The knight smiled. “Not so fast, Gilad. This man tells me we must pay the fifty crowns before the magician is summoned.”
“Well, one of us must cross the bridge with the money.”
“Cross the bridge!”
“Yes, but don’t worry, we will draw lots. Sir Asilah, go and collect some grass stems and cut them to different lengths. One for each of us.” He pointed at his chest, then counted around the knights, finally ending with his finger pointing at Gilad. “Seven will be needed.”
Gilad clasped the cross wire with hands running with sweat, cursing his bad luck at having drawn the shortest stem. In the absence of any wooden planks, his feet groped their way along one of the thick metal cables that held the remaining beams. Don’t look down, don’t look down! His eyes flicked from the group of knights on one side to the brown man and a small group of companions on the other side. He could see their staring eyes and sweat on their brows. Both groups seemed near enough to reach out and touch.
Nearly there, Gilad told himself as his feet once more found solid wood to tread. Just one more gap, perhaps three feet across. He wondered about jumping it, but there wasn’t enough footway for a proper run-up. Again, his shoes found the cable. He realised that if he wasn’t suspended hundreds of feet up in the air, he would have no problem walking along it. Then he was slipping, his sweaty hands losing their grip, his feet scrabbling furiously on the cable, then slipping off into space, into the air with nothing between his shoes and the rocks, ten seconds of free fall below.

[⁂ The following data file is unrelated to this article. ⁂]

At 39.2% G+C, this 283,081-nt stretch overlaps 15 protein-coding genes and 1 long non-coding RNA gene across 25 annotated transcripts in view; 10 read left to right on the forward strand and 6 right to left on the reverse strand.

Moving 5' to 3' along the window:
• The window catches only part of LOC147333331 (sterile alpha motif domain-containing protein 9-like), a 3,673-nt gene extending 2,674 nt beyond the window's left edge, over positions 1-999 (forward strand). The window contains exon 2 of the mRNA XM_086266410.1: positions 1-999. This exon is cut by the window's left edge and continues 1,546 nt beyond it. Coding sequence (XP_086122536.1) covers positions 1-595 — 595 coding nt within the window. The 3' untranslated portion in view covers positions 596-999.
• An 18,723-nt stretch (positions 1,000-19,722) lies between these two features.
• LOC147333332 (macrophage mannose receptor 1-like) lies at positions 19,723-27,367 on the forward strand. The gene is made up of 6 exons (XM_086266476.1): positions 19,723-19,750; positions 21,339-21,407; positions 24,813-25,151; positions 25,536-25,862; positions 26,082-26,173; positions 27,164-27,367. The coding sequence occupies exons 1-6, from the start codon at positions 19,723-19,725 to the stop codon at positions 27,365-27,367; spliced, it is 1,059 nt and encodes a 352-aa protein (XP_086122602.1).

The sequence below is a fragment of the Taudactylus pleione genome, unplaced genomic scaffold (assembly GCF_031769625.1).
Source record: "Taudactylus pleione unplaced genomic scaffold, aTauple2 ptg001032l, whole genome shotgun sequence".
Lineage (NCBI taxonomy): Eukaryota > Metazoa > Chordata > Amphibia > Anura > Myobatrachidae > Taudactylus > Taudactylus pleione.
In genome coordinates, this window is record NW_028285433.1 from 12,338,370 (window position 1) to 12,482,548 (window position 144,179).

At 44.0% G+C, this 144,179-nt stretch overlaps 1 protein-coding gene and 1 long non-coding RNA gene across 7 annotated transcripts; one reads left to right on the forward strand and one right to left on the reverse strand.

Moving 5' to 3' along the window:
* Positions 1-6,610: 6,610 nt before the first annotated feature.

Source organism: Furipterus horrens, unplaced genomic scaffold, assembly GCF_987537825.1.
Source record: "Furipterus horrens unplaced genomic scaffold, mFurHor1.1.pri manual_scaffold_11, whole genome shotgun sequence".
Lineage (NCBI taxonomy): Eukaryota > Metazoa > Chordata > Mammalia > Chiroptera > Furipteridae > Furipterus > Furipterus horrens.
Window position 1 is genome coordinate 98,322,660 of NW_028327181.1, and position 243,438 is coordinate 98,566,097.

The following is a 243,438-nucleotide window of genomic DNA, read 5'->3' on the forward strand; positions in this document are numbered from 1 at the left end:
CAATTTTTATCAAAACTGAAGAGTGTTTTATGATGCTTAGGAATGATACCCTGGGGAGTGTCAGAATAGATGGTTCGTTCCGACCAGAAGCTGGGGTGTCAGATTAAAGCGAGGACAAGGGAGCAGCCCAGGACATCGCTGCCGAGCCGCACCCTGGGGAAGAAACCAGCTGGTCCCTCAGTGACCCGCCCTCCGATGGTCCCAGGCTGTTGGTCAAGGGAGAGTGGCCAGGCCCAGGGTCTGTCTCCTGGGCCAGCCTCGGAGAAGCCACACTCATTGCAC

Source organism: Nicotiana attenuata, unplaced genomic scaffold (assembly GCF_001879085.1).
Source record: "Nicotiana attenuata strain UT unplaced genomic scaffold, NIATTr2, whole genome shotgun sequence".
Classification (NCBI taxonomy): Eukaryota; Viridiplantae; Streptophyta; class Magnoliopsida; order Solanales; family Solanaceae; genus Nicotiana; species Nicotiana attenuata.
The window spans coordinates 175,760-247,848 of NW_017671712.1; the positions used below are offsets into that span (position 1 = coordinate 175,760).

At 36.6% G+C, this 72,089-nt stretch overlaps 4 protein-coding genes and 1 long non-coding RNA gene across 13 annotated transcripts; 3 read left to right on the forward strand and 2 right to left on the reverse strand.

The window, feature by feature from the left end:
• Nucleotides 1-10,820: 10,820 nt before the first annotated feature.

Frantically, he reached out, managing to grab a piece of remaining mesh, pulling himself up on it and hugging it to his chest, feeling it tear but managing to get his feet back up onto the cable. He could hear men shouting as though through a dense fog. Probably Augustus de Casablanca was more worried about his fifty crowns than him plunging to his death, he found himself thinking.
The man with the headdress thumped Gilad on the back and a cheer went up from both sides of the gorge. Gilad didn’t know how he had regained the decking, but he had, and now, with hands throbbing with pain, he handed over the precious bag of money which had been lashed securely to his back. Then he gasped as something came out of the forest. Something grey and shiny with two red eyes, carrying a curved pipe and a small animal-skin bag. A naked man coated in clay from head to foot.
The man began to shuffle around in a circle, chanting and occasionally blowing discordant sounds on his pipe. Then he took some dried herbs from the bag, which he placed on the ground, sheltering them from a warm breeze with a circle of small rocks. He took a match and set them alight, raising his arms in the air and circling, chanting the same strange sounds over and over.
Then, to Gilad’s utter astonishment, as if reality had shifted sideways in that instant, he found himself joined by Sir Augustus and the other knights, complete with horses and luggage, on the magician’s side of the gorge. The magician himself and the small group of companions were nowhere to be seen. Only the native with the headdress remained.
“Gilad, you have done well,” said Augustus, counting out ten golden five-crown pieces. He put them in a small cloth bag and handed them over. “Come, my good knights, let us proceed homewards apace!”
“Wait a minute!” Gilad cried. “How do I get back?” but there came no answer from the departing knights.
Gilad and the small, brown man watched the horsemen ride away, then the native turned. He eyed Gilad’s cloth bag, jabbering some unintelligible words and gesticulating into the forest. Then, in a language Gilad had no difficulty in understanding, the native reached out a hand and raised his eyebrows.